This information is generally accepted for all Husaberg motorcycles. This section covers wear items that are considered Red Alert. For additional wear items, reference the Amber Alert section for Husaberg motorcycle wear.
Over the years from 2004 to 2006 the three models: 450, 550, 650 have had rare occasions when the ball-race main bearings have failed. The factory changed to roller mains which require more accurate alignment in the cases. It appears that a cure is to go back to ball-race mains OR to have the bearing mouths align machined using an arbor (Lineaweaver). As soon as this was done however, dealers like DCR in the UK converted all engines back to ball race. However the Australia bikes didn’t have this vast privilege and they continue to fail heavily in that corner of the world. The ball-race bearings though can be evil to place and replace however (Orangeberg).
In Lineaweaver’s opinion, and it’s one we trust here at Husaberg Forum, you must have the cases checked and bored if need be for alignment, the housings themselves are often undersized by several microns making either type of bearing a force fit causing problems in themselves. The counter-balancer should be removed and a wider (20mm roller instead of 16mm) roller bearing be fitted with the appropriate spacer made to suit.
Another rule is to get the axial tolerance right. Around 0.3 – 0.4mm for 2 x ball, 0.5 – 0.6mm for a ball and roller mix, 0.6 – 0.8mm for a double roller crank (Enginehardwear of Sweden) use 1.0mm. With the counter-balancer removed, the engine should be re-balanced to a factor of 70% + – 10% (Lineaweaver).
It would appear that engines were built with a lack of end float at the crank. Most of the ’04 and ’05 problems will have worked their way through the system by now but JBS uses a 9-ball instead of 8-ball race bearing. See Engine Tuning. In Engine Upgrades, we discuss the merits of ball versus roller and what to use.
Bearing Notes: The NJ6206 series bearings have a rpm maximum of 11000 rpm but only if they are in an oil bath mounted in the horizontal position. When in the vertical position, the maximum for this bearing is 20% less, or 8800 rpm to be exact, but only if the bearing is at least 30% submerged in oil. (NSman) Ball-race bearings have a max load factor of 19KN while the NJ206 roller bearings have a load rating of 42KN and should easily be able to handle the crank loads.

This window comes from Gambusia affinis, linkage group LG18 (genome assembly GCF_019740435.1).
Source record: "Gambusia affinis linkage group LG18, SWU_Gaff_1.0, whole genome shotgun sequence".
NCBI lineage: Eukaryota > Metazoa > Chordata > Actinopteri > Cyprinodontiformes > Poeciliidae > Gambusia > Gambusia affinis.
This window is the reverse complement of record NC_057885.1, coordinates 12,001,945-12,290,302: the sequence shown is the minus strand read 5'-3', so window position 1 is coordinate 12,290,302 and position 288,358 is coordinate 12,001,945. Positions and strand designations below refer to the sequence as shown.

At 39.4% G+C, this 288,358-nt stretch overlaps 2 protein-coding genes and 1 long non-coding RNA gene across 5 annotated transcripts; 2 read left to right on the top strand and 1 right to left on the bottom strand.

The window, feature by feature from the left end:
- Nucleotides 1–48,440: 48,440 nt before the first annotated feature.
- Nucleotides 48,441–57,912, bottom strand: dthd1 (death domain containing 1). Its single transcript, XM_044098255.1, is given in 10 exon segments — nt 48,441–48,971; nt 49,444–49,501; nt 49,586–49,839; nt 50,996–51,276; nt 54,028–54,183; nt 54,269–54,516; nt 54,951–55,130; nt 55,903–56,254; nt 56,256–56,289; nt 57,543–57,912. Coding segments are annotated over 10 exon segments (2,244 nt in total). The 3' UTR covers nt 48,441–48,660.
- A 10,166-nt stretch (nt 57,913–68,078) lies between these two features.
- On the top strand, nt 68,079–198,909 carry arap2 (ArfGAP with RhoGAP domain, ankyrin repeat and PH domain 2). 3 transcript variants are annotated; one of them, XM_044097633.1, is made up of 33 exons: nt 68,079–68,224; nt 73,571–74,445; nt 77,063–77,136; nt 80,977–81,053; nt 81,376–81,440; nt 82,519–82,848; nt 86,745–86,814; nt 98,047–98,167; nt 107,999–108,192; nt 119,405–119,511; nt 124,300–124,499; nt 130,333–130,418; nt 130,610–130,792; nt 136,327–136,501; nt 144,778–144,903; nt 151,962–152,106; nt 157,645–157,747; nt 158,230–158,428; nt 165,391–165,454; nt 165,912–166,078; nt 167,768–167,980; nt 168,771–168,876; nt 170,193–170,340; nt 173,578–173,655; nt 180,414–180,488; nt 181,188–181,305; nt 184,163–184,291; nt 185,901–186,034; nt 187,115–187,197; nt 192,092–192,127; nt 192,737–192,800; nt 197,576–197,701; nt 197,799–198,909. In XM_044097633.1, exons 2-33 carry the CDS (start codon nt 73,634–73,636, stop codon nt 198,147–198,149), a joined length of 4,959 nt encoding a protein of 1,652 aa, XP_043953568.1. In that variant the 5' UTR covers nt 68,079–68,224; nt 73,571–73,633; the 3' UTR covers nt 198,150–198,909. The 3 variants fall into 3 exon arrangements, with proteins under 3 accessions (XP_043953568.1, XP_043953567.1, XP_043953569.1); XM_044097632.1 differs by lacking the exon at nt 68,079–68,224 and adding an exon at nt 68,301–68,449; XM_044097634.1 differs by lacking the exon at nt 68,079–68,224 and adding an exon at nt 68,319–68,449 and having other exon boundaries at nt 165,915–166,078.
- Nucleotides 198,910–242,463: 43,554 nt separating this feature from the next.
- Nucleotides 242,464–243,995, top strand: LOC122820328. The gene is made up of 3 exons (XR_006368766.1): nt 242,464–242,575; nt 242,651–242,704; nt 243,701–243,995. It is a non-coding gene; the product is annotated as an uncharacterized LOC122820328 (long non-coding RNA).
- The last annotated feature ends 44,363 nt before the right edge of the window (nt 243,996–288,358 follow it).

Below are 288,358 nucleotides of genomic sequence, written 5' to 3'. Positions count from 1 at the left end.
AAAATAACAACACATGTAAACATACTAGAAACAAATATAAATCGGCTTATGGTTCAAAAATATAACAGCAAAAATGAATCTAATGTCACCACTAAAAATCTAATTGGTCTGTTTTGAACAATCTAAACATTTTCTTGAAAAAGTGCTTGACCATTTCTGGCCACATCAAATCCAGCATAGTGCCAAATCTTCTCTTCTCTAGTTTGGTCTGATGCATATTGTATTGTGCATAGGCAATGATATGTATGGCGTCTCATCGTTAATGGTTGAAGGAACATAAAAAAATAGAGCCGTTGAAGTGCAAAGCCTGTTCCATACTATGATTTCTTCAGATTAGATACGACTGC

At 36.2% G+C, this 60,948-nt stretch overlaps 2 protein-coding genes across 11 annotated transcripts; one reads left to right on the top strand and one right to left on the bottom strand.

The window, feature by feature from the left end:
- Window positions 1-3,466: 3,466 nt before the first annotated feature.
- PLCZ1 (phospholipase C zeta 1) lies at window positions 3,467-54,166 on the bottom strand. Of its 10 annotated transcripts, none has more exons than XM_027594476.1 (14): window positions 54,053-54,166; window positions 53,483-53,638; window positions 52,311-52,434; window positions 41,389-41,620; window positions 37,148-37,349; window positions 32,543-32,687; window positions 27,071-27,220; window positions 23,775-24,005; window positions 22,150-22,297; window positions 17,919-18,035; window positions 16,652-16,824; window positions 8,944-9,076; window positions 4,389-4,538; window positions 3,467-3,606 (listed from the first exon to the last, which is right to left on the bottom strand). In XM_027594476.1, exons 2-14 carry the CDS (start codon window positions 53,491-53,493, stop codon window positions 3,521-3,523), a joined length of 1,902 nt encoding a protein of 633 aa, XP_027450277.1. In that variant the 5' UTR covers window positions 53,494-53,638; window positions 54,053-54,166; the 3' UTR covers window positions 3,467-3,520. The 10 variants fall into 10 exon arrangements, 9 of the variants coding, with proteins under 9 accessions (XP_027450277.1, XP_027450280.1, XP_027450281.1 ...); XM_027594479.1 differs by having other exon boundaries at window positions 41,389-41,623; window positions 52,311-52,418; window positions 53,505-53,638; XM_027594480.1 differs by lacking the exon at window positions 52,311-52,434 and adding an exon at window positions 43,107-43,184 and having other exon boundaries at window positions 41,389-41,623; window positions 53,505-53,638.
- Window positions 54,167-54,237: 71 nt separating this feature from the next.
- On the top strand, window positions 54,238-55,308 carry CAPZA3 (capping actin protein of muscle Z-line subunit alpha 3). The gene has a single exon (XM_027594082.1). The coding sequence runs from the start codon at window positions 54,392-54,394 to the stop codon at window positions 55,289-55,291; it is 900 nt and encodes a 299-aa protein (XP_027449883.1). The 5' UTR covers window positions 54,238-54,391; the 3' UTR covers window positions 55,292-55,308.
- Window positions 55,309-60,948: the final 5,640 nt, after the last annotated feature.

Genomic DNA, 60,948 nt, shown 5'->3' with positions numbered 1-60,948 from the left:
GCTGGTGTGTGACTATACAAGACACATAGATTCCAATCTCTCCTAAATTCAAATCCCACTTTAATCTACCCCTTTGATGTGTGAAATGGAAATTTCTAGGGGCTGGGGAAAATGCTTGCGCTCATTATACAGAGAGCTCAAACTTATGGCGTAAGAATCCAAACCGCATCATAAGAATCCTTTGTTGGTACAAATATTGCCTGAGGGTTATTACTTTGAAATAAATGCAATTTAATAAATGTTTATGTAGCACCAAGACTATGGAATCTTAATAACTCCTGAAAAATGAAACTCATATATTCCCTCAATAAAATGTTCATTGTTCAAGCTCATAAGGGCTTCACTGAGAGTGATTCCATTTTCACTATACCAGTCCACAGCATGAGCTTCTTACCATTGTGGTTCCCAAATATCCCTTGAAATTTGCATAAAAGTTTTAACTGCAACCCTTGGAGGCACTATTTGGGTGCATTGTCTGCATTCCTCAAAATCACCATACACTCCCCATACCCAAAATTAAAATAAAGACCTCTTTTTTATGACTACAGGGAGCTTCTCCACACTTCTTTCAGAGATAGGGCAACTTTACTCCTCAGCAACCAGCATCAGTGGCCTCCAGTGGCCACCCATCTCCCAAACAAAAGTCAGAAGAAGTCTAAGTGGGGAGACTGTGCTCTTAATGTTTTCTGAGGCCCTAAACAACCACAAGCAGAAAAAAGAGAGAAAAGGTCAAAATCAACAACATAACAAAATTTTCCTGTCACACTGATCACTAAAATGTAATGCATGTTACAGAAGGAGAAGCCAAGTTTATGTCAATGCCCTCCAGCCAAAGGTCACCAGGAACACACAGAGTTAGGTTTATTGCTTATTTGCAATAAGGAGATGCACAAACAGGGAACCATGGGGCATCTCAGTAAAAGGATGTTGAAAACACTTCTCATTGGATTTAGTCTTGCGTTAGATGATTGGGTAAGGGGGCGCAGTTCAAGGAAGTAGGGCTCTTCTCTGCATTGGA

Thanks to Weed for the charts and pictures!
For Ben Ballard’s JBS racing engine, Ben removed the balancer and instead took the chance to beef up the drive side bearing from 16mm width 44kN OEM Husaberg to 20mm width 55kN rating.
It would further appear that the crankshaft is slightly inbalanced in the way it is held by the two mains. The one on the right is against the flywheel cheek while the one on the left sits some 16mm away – outside of the counter-balancer bearing. The crankshaft is ‘adequete’ but slight oscilation in an unsymmetrical way occurs. The roller bearings when fitted can be an improvement but it has been found that sidefloat tolerance is critical. The rollers can catch a ringlip and start chaffing the edge, the chippings cause spawling and the rest – as they say – is history!
Another problem would appear to be the bearing housings themselves within the cases. These are machined too tight and sepecifically on the right-hand bearing (Lineaweaver). The best approach for meticulous preperation would appear to be to use the arbor method (Lineaweaver) and use the extra material in order to machine a straight line.
The bearing should be a slight interference fit into the housing. The bearing will be 62mm dead to -10 microns, while the housing should be 62mm +2 to +11 microns for a good fit. Try to heat the cases in the oven whilst chilling the bearings before having them pressed in evenly.
Primary Crankshaft Gear
This was thought to be specifically a 2004 model problem however there are occasional bikes that still have the problem. The gear breaks due to the locknut tightening down onto the crankshaft shoulder after the thread has stopped (Lineaweaver). The loose and oscilating gear then eventually snaps. If you’re lucky you lose drive, others smack the front out of the crankcase. The broached keyway in the gear is the weak link. The Intermediate shaft and drive gear were revised somewhere along the lines of 2003 in an effort to ensure the retaining nut shouldered the gear as opposed to that of the shaft. (Lineaweaver)
The sharp corners (i.e. lack of a root fillet) is largely responsible hence suggest shot peening of said area. Dale personally prefers the taper drive pinion gears of the earlier model Husaberg. (Lineaweaver)
The inlets of both the small and big valve heads tuliped and sank into the head if raced or revved sustainably. After market items found as well as turning to KTM items helped.
This is what a tuliped valve looks like. You can just about suss out that the sides are about 20 degrees only. Major destruction was imminent. (Taffy)
This is for motorcycle up to 2006. Wears very quickly. Aluminium shavings in oil: Probably the chain wearing against the water outlet in the head. Overal length for a 550 = 0.375 x 66 = 24.750 C-C (628.65 mm) (Neil E.)